Tools. Updates. Action.

Talking With a Reporter

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This tip sheet is for anyone who is getting ready to talk with a reporter.

Talking with a reporter is your chance to help the public see why they should support us — to help them see that we are not just fighting for ourselves but fighting for them.

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Writing Sound Bites

This tip sheet gives advice on preparing effective sound bites.

 

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Preparing a Media Spokesperson

This tip sheet is for someone who has to prepare another person to speak to the media, especially if the spokesperson is not used to speaking to reporters.

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Organizing Media Events

This tip sheet is about how to prepare for running an effective media event.

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Writing Guest Opinions

This tip sheet provides advice for preparing a guest opinion to submit to a newspaper or blog. Read More

News Release Principles

KEY PRINCIPLES

  1. Be brief. Reporters and editors are busy and work on tight deadlines. They are not likely to plow through long documents. Keep it to one page if possible. You can add a separate page of background if needed.
  2. Tell why this makes a good story for the media. Most reporters and editors are less interested in whether your cause is just than in whether a story will appeal to their audience. They are looking for controversy or unexpected or new developments or information, and in many cases compelling visuals.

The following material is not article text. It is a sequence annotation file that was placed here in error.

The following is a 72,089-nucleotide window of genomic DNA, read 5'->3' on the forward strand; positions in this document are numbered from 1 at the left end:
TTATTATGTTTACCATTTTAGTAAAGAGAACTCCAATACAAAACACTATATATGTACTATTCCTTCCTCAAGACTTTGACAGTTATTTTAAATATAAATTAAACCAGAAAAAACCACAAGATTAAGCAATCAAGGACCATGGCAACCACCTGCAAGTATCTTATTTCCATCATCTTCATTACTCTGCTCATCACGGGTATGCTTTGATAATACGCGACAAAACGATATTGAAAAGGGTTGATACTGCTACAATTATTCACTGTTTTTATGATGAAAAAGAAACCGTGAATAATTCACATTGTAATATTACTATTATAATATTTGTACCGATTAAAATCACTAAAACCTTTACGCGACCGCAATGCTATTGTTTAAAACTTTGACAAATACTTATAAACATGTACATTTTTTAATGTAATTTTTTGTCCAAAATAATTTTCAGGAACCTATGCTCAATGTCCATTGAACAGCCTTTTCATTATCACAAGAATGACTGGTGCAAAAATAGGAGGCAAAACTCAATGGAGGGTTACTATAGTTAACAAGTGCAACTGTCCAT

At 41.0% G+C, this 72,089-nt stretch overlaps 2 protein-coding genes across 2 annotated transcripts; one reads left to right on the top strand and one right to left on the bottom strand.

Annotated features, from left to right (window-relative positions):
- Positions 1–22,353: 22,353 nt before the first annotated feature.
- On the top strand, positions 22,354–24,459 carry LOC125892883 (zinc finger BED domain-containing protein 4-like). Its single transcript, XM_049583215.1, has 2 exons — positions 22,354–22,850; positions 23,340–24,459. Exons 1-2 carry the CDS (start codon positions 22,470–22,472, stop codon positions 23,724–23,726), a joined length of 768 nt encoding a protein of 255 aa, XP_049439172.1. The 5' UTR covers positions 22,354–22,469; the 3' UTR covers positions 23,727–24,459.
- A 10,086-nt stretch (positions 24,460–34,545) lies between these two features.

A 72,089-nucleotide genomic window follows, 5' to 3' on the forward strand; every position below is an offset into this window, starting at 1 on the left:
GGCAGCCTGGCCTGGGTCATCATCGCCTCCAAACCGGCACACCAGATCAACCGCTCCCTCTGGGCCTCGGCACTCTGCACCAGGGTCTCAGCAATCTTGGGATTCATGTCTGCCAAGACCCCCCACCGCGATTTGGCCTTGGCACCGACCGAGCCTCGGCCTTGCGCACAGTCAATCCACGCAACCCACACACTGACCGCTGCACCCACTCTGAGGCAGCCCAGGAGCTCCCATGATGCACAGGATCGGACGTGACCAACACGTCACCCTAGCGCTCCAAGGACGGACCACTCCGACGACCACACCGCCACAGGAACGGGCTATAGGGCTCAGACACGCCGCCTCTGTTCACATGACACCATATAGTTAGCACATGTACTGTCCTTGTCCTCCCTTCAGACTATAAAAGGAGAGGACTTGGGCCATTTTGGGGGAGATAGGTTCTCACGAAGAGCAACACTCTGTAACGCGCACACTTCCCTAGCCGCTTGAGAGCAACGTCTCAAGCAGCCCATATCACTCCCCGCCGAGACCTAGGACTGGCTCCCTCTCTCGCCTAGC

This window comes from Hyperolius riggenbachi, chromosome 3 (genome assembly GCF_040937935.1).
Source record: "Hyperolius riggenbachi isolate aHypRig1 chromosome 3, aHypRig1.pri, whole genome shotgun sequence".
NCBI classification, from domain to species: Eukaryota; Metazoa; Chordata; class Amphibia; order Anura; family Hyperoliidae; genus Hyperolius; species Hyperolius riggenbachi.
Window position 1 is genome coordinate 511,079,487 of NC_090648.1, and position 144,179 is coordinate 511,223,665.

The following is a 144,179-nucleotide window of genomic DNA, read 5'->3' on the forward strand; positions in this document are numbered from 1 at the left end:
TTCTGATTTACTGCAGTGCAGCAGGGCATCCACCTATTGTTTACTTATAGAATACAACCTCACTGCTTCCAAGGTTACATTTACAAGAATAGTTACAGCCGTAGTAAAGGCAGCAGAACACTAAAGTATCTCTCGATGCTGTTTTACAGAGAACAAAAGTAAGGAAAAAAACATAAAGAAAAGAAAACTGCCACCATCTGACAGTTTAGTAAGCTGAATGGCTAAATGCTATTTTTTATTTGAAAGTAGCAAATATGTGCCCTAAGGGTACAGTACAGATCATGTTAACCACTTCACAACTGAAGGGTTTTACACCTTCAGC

3. Frame the story to show the public interest connection. The first impression reporters and editors get may influence how they report the story. If our goals are good for the public interest – and not just the special interests of our organization or its members — we need to reflect that from the first news release in the headline, lead sentences, facts provided, and the choice of who is quoted and what they say.
  4. Make clear that people, not just institutions, are taking action. “Thousands of ____ in our community” are doing something, not XYZ organization.
  5. Be credible. Use a factual, and not sarcastic or angry, tone. Give facts that back up key assertions.

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Writing Letters to the Editor

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  • Keep it short – Keeping your letter to about five reasonably short sentences will increase the chances of having it published, reduce the chance that it will be edited for length in a way you don’t like, and make it more likely to be read if it is published. In any case, it has to be within the paper’s word limit.
  • Connect it with news – Your letter is more likely to get printed if it responds to an article that has recently appeared in the paper or an issue that is in the news.
  • Make it timely –The sooner you submit your letter after the original article is published, the better chance you have of getting it printed.

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Tips for TV Interviews

Eye Contact

  • Look the reporter in the eye when you’re being interviewed in person
  • Look the camera in the eye when you’re talking from a remote location to a studio anchorperson
  • Look alert and interested
  • Have a slight smile on your face — it makes you seem warmer to a TV audience

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Common Punctuation Questions

This tip sheet covers some of the most common punctuation questions that come up in advocacy writing. For a complete review of punctuation principles, consult reference books or online guides.
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